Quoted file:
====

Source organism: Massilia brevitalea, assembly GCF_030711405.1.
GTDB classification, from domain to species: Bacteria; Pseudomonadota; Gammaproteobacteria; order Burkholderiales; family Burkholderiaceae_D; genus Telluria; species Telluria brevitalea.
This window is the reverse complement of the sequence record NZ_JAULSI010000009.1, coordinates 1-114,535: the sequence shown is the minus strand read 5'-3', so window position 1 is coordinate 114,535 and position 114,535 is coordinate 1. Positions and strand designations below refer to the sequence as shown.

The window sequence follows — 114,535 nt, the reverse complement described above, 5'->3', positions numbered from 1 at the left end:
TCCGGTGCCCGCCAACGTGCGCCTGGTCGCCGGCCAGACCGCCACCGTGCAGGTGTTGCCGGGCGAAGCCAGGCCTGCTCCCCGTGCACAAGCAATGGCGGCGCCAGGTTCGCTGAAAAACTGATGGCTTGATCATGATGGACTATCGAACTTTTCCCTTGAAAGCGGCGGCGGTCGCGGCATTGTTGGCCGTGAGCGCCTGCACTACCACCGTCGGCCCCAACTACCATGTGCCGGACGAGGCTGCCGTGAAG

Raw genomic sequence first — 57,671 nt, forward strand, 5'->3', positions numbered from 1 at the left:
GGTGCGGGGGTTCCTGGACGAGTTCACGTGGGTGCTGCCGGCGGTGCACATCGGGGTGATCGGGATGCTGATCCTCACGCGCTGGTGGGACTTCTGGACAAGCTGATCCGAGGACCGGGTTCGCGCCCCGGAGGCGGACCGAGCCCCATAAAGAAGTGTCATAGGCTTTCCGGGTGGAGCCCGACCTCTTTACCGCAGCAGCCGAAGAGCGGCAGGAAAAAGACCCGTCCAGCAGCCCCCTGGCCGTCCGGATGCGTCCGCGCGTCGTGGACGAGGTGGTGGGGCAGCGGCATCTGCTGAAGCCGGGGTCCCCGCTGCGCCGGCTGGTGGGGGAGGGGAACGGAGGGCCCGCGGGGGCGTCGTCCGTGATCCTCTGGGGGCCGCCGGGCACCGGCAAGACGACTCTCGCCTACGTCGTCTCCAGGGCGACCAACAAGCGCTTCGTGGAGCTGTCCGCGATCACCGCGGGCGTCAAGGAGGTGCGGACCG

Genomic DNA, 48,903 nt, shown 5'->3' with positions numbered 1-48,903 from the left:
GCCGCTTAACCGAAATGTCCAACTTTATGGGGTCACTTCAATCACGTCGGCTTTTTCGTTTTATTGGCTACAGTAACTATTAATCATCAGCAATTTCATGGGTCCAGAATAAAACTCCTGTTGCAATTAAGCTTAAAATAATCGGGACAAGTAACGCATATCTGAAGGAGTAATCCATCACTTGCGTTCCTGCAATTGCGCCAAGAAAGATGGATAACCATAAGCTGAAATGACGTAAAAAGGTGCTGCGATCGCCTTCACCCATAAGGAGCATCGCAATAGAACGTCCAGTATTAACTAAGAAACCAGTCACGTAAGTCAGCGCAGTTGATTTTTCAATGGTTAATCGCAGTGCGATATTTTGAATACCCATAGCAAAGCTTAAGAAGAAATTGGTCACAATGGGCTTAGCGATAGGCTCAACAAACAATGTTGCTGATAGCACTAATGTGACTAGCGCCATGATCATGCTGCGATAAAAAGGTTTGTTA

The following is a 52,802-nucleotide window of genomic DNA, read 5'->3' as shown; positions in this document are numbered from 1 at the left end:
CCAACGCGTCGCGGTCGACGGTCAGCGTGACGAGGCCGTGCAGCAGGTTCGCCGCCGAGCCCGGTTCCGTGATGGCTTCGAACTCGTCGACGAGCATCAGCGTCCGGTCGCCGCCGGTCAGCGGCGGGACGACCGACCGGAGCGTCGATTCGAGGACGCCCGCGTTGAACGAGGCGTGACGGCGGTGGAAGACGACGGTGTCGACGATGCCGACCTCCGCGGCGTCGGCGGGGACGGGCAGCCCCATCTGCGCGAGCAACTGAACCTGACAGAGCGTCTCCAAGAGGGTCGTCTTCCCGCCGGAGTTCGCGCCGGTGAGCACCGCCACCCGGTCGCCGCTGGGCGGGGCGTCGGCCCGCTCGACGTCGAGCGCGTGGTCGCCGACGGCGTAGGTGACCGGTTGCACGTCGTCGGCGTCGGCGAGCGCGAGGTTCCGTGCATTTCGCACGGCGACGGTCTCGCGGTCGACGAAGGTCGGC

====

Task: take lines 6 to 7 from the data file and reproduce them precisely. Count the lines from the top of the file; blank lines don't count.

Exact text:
Raw genomic sequence first — 57,671 nt, forward strand, 5'->3', positions numbered from 1 at the left:
GGTGCGGGGGTTCCTGGACGAGTTCACGTGGGTGCTGCCGGCGGTGCACATCGGGGTGATCGGGATGCTGATCCTCACGCGCTGGTGGGACTTCTGGACAAGCTGATCCGAGGACCGGGTTCGCGCCCCGGAGGCGGACCGAGCCCCATAAAGAAGTGTCATAGGCTTTCCGGGTGGAGCCCGACCTCTTTACCGCAGCAGCCGAAGAGCGGCAGGAAAAAGACCCGTCCAGCAGCCCCCTGGCCGTCCGGATGCGTCCGCGCGTCGTGGACGAGGTGGTGGGGCAGCGGCATCTGCTGAAGCCGGGGTCCCCGCTGCGCCGGCTGGTGGGGGAGGGGAACGGAGGGCCCGCGGGGGCGTCGTCCGTGATCCTCTGGGGGCCGCCGGGCACCGGCAAGACGACTCTCGCCTACGTCGTCTCCAGGGCGACCAACAAGCGCTTCGTGGAGCTGTCCGCGATCACCGCGGGCGTCAAGGAGGTGCGGACCG